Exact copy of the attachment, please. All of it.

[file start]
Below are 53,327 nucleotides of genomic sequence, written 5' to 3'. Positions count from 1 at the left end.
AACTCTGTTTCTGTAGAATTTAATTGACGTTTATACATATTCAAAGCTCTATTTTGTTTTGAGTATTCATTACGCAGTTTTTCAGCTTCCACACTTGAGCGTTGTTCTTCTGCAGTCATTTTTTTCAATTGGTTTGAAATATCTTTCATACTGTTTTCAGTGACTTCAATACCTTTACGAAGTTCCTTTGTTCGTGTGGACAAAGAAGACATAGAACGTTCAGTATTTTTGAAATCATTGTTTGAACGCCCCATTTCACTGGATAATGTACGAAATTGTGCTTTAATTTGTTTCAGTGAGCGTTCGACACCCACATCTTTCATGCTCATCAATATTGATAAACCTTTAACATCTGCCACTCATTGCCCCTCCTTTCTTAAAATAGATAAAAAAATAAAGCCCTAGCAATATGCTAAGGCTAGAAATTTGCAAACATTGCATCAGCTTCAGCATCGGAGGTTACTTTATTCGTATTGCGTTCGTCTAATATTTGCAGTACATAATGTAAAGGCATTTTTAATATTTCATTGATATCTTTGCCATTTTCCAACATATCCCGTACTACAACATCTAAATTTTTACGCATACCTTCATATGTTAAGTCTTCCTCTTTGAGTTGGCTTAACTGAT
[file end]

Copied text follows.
Below are 53,327 nucleotides of genomic sequence, written 5' to 3'. Positions count from 1 at the left end.
AACTCTGTTTCTGTAGAATTTAATTGACGTTTATACATATTCAAAGCTCTATTTTGTTTTGAGTATTCATTACGCAGTTTTTCAGCTTCCACACTTGAGCGTTGTTCTTCTGCAGTCATTTTTTTCAATTGGTTTGAAATATCTTTCATACTGTTTTCAGTGACTTCAATACCTTTACGAAGTTCCTTTGTTCGTGTGGACAAAGAAGACATAGAACGTTCAGTATTTTTGAAATCATTGTTTGAACGCCCCATTTCACTGGATAATGTACGAAATTGTGCTTTAATTTGTTTCAGTGAGCGTTCGACACCCACATCTTTCATGCTCATCAATATTGATAAACCTTTAACATCTGCCACTCATTGCCCCTCCTTTCTTAAAATAGATAAAAAAATAAAGCCCTAGCAATATGCTAAGGCTAGAAATTTGCAAACATTGCATCAGCTTCAGCATCGGAGGTTACTTTATTCGTATTGCGTTCGTCTAATATTTGCAGTACATAATGTAAAGGCATTTTTAATATTTCATTGATATCTTTGCCATTTTCCAACATATCCCGTACTACAACATCTAAATTTTTACGCATACCTTCATATGTTAAGTCTTCCTCTTTGAGTTGGCTTAACTGAT